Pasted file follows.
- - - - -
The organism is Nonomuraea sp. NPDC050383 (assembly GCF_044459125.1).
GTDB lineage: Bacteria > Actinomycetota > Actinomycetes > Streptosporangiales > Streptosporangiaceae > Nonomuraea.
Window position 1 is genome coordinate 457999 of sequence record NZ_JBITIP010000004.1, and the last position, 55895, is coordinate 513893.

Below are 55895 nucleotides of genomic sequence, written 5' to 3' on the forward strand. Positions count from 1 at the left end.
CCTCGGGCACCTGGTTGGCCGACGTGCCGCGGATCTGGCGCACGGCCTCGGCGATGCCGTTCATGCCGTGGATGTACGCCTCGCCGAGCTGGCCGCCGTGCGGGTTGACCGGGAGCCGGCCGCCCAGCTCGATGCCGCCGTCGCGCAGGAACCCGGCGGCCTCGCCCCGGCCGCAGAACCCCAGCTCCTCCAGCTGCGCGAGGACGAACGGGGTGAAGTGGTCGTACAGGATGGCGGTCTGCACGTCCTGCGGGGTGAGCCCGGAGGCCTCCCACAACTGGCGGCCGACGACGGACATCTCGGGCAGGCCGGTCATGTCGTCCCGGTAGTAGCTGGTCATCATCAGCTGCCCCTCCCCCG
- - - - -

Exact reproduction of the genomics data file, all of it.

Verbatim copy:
The organism is Nonomuraea sp. NPDC050383 (assembly GCF_044459125.1).
GTDB lineage: Bacteria > Actinomycetota > Actinomycetes > Streptosporangiales > Streptosporangiaceae > Nonomuraea.
Window position 1 is genome coordinate 457999 of sequence record NZ_JBITIP010000004.1, and the last position, 55895, is coordinate 513893.

Below are 55895 nucleotides of genomic sequence, written 5' to 3' on the forward strand. Positions count from 1 at the left end.
CCTCGGGCACCTGGTTGGCCGACGTGCCGCGGATCTGGCGCACGGCCTCGGCGATGCCGTTCATGCCGTGGATGTACGCCTCGCCGAGCTGGCCGCCGTGCGGGTTGACCGGGAGCCGGCCGCCCAGCTCGATGCCGCCGTCGCGCAGGAACCCGGCGGCCTCGCCCCGGCCGCAGAACCCCAGCTCCTCCAGCTGCGCGAGGACGAACGGGGTGAAGTGGTCGTACAGGATGGCGGTCTGCACGTCCTGCGGGGTGAGCCCGGAGGCCTCCCACAACTGGCGGCCGACGACGGACATCTCGGGCAGGCCGGTCATGTCGTCCCGGTAGTAGCTGGTCATCATCAGCTGCCCCTCCCCCG